There are moments in the class when I get the overwhelming sensation that it's all a bit surreal and antiquated, with Claire, at times, taking on what's almost a caricature role, using phrases such as "in a pickle", where I would more than likely use a profanity.
After a while, I begin to despair that my quest to become a lady is a little more of a steep climb than I had thought, despite the childhood years of practice. There is certainly a lot to think about.
"Guidelines for introductions," Claire announces. "Men are introduced to women. So, you might say, 'Miss Murphy, I would like to introduce Mr O'Shea to you.' And younger to older, without rank to those with rank, so you'd say, 'Mrs Obama, I would like to introduce Paris Hilton to you.' So, based on your age, achievements and position, that's how you determine who is the inferior and who is the superior in the relationship."
I try to imagine myself secretly calculating these details. I am more of an analyser than a quick thinker so it would probably be a bit of a disaster with my acquaintances all having left before I could decide which one to introduce first.
Unsavoury, gory or awkward conversation is also to be avoided. So that would be the majority of topics that come into my mind.
Up next was shaking hands. "For a first introduction and for business meetings, handshaking is appropriate. So I'm going to go around and just check your handshake."
I'm first up. "Yes, that's good and firm," is Claire's verdict, and I breathe a little sigh of relief. "You want it to be acceptable," she continues to the class, "you don't want to pump and you don't want to give a flimsy hand. In Western etiquette it's more polite to give a firm, but not crunching, handshake. It shows sincerity, and it shows confidence. So it's important to get that right. You'll know when you need to remove your hand because the other person's hand will relax."
"When you see somebody you know at a distance," Claire continues, "a simple wave or a smile would suffice. You don't have to call across the street. It is important to always greet somebody that you know, even if you can't stand them."
After a while I get into the swing of it, and I am forced to agree that appearances are everything. Well, maybe not everything, but something very important.
"As adults, we choose what we wear and it isn't necessarily fair to be judged on how we dress, but people perceive you in a certain light based on how you dress, whether you like it or not," Claire argues. "It's good to dress appropriately, professionally and not to dress as though you're going on a date. Baring your midriff, lots of cleavage, or your back or your thighs, is inappropriate in a business situation."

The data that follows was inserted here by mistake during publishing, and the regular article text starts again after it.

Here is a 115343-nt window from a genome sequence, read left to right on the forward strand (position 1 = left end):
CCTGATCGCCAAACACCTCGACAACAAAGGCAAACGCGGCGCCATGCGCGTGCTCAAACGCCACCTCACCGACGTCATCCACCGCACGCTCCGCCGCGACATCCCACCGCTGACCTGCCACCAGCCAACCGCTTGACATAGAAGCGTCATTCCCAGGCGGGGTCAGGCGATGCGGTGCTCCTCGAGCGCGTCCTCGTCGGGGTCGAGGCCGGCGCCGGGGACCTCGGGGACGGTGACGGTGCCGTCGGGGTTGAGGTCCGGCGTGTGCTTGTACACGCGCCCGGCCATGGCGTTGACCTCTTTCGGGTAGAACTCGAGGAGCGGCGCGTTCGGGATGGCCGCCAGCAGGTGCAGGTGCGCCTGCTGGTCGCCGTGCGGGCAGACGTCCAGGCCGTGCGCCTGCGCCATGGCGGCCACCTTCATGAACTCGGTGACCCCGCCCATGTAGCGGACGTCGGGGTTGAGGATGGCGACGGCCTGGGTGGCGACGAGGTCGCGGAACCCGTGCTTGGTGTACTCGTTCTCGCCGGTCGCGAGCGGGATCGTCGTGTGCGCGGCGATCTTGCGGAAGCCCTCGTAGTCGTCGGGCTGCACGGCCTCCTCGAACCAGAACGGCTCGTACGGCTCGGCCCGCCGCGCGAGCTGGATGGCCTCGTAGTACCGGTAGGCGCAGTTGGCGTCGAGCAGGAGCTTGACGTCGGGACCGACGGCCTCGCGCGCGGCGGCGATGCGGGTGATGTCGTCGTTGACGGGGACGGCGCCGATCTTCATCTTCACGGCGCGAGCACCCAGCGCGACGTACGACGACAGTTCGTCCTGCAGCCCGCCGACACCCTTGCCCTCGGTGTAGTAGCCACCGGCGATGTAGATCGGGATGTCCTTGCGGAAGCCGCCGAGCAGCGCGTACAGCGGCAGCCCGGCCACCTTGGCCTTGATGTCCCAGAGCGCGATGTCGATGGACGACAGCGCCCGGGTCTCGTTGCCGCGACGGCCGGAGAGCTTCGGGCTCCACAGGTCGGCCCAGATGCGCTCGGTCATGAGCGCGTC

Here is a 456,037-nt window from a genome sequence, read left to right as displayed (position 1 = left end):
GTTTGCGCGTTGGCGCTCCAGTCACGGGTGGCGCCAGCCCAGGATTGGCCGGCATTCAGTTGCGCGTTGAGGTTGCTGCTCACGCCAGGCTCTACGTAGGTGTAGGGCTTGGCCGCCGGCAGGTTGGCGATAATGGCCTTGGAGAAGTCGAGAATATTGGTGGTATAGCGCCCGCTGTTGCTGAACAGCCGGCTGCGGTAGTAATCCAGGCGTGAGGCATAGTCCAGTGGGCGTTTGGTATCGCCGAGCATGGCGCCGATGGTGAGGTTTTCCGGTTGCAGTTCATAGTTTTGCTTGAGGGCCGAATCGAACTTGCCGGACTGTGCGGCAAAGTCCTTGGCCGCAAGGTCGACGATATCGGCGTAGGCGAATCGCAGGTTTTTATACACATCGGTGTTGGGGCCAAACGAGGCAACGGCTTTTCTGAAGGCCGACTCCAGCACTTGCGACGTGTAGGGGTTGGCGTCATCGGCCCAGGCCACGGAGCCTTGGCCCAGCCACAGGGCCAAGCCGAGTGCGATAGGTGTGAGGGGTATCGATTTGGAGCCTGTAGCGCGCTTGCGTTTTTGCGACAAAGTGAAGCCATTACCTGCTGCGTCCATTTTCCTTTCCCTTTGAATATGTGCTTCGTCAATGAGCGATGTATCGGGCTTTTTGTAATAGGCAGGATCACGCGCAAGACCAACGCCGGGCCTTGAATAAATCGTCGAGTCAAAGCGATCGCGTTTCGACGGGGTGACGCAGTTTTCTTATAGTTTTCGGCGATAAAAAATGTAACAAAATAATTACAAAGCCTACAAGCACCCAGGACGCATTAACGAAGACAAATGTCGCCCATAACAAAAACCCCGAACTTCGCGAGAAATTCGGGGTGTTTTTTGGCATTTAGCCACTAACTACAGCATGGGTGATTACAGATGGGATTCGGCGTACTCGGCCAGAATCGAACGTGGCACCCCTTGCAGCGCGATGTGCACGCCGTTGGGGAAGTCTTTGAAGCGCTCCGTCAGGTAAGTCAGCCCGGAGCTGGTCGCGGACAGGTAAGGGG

Armpit fat rolls caused by an ill-fitting dress, bra straps and G-strings on display and hair where it shouldn't be are all big no-nos.
"It's always better to be well groomed and be conscious of how you look," Claire suggests while clicking her way through a slideshow of bad examples, which concludes with a close up of a VPL (visible panty line).
Once we have attire out of the way, Claire begins our table-manners section, an area she believes can make or break an individual. "The point I want to make about table manners is that it can affect your job, or potential job, or partner. If you gross out your date, there's no way that he will take you home to meet his parents," she states with conviction as I stifle a giggle.
Looking at the place settings Claire then sets out, I have a very obvious Pretty Woman moment. "Everything that we have on the table has a use, so you should use it correctly," Claire starts. "If you're in doubt about which utensils to use, take your cue from the host. A good host will actually follow suit of the guest who has made a faux pas to make them feel better.
"When you sit down at the table, the first thing to do is put the napkin in your lap, so you open it and you halve it and that's how it sits. Never blow your nose in your napkin. The napkin should be used often during the meal and you should blot your mouth before you take a sip of your drink. The bread at the beginning of a meal comes in very handy then, because if you are wearing lipstick most of the lipstick should have come off by the time you start eating, so when you're blotting you're not leaving horrible lipstick stains on it, because it's quite hard to get off."
And there was I, thinking the bread was to be eaten to pass the time until the actual food arrived.
"There's nothing wrong with getting up from the table at any stage, and you don't need to say, 'I have to go for a wee!' or something, just 'Please excuse me, I'll be back in a second'," Claire explains.
This nugget was quite helpful for me, as I do have a minor compulsion to tell others where I will be at all times and explain in-depth when there is actually no need.
"Good idea not to do your hair and make-up at the table, as hair does fall out, and also it's just not very refined. Never use your knife as a mirror."
And then came the bombshell, as Claire told us, "Never eat off another person's plate."